Two civic organizations helped improve a family plot in the Citizens Cemetery this past fall with labor and materials.
The Rotary Club of Prescott purchased the materials and provided the muscle with shoveling dirt, removing rock, laying plastic, and hauling the new gravel to restore the Draper family plot, which includes several members of the family who were put to rest between the 1880s and 1917. The plot measures 10 ft by 20 ft.
The restoration project actually began in 2015 through a grant secured by Nancy Burgess, a Prescott historic preservationist, from the Prescott Pines Questers. The Questers’ mission is to further knowledge and education about antiques and to encourage the preservation, restoration and conservation of historic buildings, sites and antiquities.
Repairs to the curbing surrounding the plot was the main focus of the project. Where restoration wasn’t possible, workers replaced the deteriorated curbing. Parts of it included the family name stamped into the concrete. Those working on the project matched the color and texture of the new work as much as possible to the original.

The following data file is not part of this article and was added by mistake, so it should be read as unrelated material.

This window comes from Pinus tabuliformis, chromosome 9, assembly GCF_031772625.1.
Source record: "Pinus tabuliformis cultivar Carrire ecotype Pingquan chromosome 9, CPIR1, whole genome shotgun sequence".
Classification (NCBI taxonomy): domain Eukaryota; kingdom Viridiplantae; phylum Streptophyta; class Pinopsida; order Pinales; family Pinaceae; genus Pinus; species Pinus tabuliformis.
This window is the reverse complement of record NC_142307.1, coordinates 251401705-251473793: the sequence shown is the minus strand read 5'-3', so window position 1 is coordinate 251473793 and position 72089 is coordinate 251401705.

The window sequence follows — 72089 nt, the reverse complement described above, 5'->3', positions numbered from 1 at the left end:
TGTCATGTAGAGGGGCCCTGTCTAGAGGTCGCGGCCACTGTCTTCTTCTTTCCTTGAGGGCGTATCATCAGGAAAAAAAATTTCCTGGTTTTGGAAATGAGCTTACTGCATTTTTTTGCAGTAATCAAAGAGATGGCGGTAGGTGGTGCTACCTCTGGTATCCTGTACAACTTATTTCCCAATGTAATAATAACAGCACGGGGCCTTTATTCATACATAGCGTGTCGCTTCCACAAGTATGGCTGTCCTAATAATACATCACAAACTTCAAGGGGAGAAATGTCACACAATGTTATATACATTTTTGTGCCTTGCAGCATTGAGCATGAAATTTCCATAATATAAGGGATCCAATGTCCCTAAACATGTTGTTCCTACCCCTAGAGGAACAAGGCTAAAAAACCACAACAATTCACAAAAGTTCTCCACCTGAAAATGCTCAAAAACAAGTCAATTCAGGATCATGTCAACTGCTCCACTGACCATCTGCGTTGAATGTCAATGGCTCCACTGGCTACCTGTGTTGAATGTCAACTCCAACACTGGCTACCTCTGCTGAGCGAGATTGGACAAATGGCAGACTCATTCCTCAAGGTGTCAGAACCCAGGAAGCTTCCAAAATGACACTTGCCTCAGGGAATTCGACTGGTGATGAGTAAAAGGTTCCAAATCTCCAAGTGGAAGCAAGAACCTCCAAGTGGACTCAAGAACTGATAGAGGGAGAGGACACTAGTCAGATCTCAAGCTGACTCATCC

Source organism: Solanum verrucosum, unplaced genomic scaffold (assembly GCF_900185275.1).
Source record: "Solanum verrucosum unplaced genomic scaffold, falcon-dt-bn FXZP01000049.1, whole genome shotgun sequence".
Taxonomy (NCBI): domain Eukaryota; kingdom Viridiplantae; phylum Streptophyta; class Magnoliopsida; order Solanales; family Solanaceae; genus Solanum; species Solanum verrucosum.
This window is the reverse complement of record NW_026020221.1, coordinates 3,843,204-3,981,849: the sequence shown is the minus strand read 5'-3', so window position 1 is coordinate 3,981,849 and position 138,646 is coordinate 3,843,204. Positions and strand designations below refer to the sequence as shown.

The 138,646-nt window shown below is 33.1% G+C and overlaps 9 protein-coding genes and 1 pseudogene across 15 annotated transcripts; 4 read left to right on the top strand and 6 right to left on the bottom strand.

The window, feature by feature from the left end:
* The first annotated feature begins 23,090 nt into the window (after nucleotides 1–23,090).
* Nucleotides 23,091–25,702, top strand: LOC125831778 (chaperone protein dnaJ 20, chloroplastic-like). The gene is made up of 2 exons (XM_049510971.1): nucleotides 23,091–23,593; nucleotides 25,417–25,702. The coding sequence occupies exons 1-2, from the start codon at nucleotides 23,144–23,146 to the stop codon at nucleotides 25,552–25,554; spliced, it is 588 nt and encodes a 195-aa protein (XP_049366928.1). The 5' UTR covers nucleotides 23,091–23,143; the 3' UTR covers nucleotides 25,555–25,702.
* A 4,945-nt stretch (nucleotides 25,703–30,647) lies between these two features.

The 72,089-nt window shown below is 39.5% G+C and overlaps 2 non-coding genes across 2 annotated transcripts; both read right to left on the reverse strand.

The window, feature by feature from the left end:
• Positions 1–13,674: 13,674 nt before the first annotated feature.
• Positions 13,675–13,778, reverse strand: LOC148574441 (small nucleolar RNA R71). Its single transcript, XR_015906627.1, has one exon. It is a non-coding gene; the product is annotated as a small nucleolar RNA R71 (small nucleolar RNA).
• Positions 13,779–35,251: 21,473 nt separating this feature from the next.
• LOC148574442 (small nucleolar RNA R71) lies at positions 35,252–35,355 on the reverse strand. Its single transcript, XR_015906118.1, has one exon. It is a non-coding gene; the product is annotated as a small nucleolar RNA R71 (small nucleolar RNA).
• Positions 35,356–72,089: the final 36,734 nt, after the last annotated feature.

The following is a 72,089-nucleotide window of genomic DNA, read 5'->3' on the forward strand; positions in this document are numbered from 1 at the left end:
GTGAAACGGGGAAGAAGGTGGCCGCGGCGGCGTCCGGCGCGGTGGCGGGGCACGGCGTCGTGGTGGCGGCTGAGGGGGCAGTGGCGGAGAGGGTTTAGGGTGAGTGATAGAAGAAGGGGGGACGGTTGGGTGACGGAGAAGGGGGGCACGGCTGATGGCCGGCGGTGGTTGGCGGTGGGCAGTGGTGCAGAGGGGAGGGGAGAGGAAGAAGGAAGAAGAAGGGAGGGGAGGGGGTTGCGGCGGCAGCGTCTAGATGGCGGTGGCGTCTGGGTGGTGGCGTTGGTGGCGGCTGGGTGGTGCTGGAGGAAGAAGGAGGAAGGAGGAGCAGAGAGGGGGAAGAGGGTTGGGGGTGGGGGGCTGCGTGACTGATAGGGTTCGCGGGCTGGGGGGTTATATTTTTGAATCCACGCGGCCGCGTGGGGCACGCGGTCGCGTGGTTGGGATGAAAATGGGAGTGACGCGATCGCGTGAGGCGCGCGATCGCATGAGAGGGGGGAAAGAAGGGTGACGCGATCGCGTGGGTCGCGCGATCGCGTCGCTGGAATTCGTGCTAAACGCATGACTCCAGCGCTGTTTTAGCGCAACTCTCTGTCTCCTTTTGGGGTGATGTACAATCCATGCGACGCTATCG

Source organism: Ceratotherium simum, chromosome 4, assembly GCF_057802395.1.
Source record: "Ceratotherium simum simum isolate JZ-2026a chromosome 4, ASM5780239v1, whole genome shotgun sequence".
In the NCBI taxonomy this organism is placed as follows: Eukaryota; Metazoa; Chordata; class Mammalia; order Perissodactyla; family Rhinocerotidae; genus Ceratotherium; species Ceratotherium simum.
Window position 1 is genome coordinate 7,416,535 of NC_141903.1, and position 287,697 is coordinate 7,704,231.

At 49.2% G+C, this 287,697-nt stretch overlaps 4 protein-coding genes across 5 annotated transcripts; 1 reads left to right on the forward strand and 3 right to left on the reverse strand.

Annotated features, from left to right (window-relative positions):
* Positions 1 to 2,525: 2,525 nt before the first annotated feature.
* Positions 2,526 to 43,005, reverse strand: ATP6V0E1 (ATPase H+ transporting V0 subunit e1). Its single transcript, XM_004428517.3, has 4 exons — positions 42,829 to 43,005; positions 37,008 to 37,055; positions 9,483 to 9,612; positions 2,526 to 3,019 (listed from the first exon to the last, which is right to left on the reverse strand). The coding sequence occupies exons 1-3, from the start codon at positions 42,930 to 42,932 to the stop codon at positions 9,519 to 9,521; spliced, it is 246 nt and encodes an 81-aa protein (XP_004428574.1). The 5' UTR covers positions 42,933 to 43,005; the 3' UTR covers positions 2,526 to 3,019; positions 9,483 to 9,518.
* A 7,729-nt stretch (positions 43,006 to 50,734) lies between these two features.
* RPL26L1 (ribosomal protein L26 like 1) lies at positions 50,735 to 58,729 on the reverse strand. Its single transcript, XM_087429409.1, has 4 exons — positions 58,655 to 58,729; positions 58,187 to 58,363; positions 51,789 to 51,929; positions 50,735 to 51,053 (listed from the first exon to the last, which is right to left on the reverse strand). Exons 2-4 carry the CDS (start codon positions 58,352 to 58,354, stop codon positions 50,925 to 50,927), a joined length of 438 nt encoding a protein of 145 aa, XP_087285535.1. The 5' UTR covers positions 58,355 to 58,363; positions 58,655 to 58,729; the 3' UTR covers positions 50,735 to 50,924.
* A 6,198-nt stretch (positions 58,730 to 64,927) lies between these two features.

The Draper Family plot contains the graves of Edward Hoyt Draper, May Taylor Draper, Joshua Draper, Mary Stevens Draper, and Laura Draper.
Edward H. Draper, 1852-1917, was an early pioneer rancher who established the D-1 Ranch near Williamson Valley. According to his obituary, he was known as a splendid man and a good citizen.
May Taylor Draper, Edward’s wife, was born in New York in 1853. She was a 25-year resident of Skull Valley and Prescott, where she died at age 54 in her home on North Alarcon Street in April 1908.
Laura Draper, born in 1878, was Edward’s oldest daughter. She died Aug. 1, 1894, at the age of 16 years.
Dr. Joshua Draper, patriarch, born in 1822, Edward’s father, died suddenly from heart disease on May 1, 1901, at his home in Skull Valley. He was 79.
— Information provided by Julie Holst and the book, “Grave History - A guidebook to Citizens Cemetery.”